“We propose that in utero exposure to excessive levels of steroids such as estrogen has a long-term effect on the ability of the thymus to produce regulatory T cells. In female offspring this can lead to PCOS.”
Researchers from Binghamton University in New York published an article on 18 May 2009 in the Journal of Reproductive Biology and Endocrinology hypothesizing a new cause for PCOS.
Essentially they suggest, and their study supports, the theory that exposure of a foetus to high levels of steroids (such as eostrogen, testosterone or corticosteroids) whilst it is in utero may cause a cascade of auto-immune dysfunctions involving the thymus gland and it’s production of regulatory T-cells, eventually resulting in polycystic ovarian syndrome if the child is female. Sources of steroid exposure are likely to be from dietary phytoestrogens in the case of oestrogen or severe maternal stress whilst pregnant in the case of corticosteroids.
In the study, mice were injected with oestrogen at between 5 & 7 days old. This is known to cause anovulation and follicular cysts, a disease model that bears a similarity to PCOS in humans.
It is generally believed (but not proven) that this response is due to the hypothalamus responding to the excess oestrogen and a disruption in the GnRH delivery system.
This group of researchers, however, had a new idea which they sought to prove, namely that the anovulation and follicular cysts may be part of an immune response to the oestrogen and involving the thymus gland and it’s production of a specialised type of white blood cells called T cells and which help to fight infection or potential infection and also have a regulatory effect. High levels of oestrogen appear to prevent the thymus gland from producing fully developed regulatory T-cells. The absence of T-regulatory cells is known to cause a number of auto-immune diseases.
The researchers found that mice who had their thymus gland removed when they were 3 days old, prior to the injection of oestrogen, they did not develop follicular cysts and anovulation. When these mice later received an infusion from older mice who had been exposed to oestrogen, they found that the disease was transferable in a large percentage of the mice through the lymphocytes. Thus it would appear that the absence of regulatory T-cells is a prerequisite for the formation of follicular cysts.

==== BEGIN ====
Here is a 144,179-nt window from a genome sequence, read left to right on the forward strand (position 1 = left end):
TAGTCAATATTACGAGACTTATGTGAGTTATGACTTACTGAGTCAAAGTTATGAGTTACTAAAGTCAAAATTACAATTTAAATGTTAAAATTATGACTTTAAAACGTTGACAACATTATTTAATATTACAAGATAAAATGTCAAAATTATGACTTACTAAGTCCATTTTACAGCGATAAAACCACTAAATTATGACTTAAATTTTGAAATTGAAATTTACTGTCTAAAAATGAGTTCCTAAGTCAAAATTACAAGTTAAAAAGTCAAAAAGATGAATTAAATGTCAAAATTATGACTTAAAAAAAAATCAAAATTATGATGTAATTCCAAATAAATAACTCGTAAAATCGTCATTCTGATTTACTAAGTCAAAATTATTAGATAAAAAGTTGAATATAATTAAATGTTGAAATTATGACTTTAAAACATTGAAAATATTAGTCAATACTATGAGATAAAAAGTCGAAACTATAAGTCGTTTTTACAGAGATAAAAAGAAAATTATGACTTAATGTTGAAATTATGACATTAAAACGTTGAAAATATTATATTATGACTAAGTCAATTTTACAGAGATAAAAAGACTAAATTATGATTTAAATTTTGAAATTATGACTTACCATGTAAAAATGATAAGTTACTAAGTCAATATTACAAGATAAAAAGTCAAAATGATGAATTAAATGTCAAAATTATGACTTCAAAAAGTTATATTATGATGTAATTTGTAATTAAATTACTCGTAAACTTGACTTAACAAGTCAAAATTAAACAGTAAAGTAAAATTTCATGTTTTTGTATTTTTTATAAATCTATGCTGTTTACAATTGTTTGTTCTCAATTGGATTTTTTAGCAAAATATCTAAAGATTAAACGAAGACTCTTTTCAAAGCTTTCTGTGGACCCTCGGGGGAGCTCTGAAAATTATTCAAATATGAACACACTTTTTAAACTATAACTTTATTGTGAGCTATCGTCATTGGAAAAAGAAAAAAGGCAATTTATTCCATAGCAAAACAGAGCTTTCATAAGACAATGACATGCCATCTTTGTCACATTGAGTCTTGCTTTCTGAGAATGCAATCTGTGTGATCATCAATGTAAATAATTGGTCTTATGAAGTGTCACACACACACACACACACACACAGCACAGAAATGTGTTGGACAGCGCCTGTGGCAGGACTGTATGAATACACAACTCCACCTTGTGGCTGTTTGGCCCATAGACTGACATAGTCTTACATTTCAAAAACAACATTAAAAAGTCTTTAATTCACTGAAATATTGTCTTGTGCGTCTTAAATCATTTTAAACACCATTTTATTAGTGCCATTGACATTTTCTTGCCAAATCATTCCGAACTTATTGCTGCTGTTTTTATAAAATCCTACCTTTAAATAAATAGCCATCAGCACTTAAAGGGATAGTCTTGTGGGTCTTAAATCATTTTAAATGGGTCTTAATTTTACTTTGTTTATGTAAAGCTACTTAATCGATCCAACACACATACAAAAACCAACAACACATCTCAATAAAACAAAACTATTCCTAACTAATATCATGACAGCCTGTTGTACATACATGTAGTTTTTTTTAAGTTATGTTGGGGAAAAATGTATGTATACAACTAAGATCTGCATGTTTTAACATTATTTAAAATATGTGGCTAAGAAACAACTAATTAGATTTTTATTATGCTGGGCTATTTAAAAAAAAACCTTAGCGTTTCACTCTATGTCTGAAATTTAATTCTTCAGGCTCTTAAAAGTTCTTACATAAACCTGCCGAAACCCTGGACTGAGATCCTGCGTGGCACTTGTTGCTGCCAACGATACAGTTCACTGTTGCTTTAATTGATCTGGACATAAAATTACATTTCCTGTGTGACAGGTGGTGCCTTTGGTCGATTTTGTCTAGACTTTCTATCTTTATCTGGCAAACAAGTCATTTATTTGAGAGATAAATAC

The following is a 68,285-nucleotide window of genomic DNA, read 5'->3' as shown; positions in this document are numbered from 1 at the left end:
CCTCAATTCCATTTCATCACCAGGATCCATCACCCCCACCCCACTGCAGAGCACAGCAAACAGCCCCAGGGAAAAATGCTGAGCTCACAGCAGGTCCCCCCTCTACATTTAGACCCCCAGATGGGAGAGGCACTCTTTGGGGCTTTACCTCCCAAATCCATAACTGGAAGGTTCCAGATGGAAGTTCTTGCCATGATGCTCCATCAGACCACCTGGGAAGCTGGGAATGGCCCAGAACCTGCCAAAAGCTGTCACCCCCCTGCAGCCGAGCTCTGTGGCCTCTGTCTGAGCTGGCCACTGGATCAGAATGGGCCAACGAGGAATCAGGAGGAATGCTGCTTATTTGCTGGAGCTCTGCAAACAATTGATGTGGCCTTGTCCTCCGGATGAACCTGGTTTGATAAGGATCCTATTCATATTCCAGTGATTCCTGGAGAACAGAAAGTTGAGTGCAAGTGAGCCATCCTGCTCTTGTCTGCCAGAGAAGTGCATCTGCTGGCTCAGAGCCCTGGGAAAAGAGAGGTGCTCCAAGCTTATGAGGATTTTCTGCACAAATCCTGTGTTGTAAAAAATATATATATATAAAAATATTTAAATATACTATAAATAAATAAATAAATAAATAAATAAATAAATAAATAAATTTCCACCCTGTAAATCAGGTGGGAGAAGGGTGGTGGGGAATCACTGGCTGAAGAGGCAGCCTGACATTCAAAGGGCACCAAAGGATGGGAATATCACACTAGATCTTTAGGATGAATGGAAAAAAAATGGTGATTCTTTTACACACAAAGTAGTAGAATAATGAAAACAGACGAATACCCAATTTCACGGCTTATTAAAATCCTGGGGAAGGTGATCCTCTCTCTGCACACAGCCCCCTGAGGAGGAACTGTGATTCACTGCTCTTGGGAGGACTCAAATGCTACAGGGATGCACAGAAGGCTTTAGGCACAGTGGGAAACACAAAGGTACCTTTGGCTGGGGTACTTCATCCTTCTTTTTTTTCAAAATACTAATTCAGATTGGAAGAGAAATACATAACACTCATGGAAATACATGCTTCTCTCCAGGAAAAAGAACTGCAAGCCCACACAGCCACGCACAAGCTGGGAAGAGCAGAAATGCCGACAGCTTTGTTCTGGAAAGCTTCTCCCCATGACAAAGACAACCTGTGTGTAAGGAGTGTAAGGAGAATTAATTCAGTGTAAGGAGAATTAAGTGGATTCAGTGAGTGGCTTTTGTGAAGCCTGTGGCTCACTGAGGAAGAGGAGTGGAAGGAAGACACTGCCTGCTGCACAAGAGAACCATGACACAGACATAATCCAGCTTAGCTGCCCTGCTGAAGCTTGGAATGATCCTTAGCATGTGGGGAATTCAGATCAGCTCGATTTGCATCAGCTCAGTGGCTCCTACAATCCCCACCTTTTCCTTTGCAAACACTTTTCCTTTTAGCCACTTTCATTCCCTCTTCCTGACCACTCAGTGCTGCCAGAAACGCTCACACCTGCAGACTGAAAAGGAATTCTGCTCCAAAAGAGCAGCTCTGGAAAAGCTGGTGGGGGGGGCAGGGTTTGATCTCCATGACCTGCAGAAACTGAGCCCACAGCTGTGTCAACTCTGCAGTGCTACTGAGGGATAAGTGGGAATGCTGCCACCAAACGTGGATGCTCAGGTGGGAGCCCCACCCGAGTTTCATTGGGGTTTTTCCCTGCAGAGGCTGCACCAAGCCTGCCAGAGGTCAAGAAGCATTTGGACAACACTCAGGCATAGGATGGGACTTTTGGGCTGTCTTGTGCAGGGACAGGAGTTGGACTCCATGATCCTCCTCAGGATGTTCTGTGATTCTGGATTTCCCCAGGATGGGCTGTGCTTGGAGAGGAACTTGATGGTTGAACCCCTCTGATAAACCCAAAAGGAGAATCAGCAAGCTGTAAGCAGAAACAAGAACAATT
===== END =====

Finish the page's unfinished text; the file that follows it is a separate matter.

The researchers concluded that exposure in utero to steroid hormones such as oestrogen or testosterone are unlikely to be derived from the mothers’ own hormones as these are usually only present in nanogram levels, whereas milligram levels are required to produce these effects. Therefore, the researchers hypothesize that it is more likely that these levels are achieved through the ingestion of phytoestrogens from the mothers’ diet, such as are found in soy and flaxseed products. Although it wasn’t covered in depth in the present study, the researchers highlighted that severe stress in pregnancy would raise levels of corticosteroids which are also known to negatively affect the spleen and thymus development of a foetus and the subsequent production of lymphocytes/thymocytes respectively.
The thymus gland is located just behind the top of the sternum or breastbone, below the thyroid gland and acts as a nursery where lymphocyte precursors which are produced in the bone marrow are taken out of the blood into the thymus gland, where they mature into thymocytes and eventually T-cells. Once they are mature, the T-cells are released back out into the blood stream where they have a complex function in regulating the immune system.
The thymus gland is an interesting one, in that it is most active during childhood developing to it’s peak until puberty, where it stops developing and starts to atrophy. When a child is born, the thymus gland is pinkish-grey in colour and lobulated (it has a bumpy surface, somewhat like the brain). It weighs about 15 grams at birth and is about 5 cm long, 4 cm wide and 6 mm deep. It is separated into two lobes, so it looks something like a butterfly drawn by a 2 year old. By the time a child reaches puberty the thymus gland has grown to about 35 grams in weight and has developed all the T-lymphocytes it will need to last a lifetime. By the time an adult reaches their seventies, the gland has degenerated into fatty islands which are almost indistinguishable from the surrounding tissue and have turned yellow in colour. It will now weigh only about 5 grams; a third of it’s weight at birth, and less than 15 % of it’s peak weight at puberty.
Chapman JC et al, The estrogen-injected female mouse: new insight into the etiology of PCOS, Reprod Biol Endocrinol. 2009 May 18;7(1):47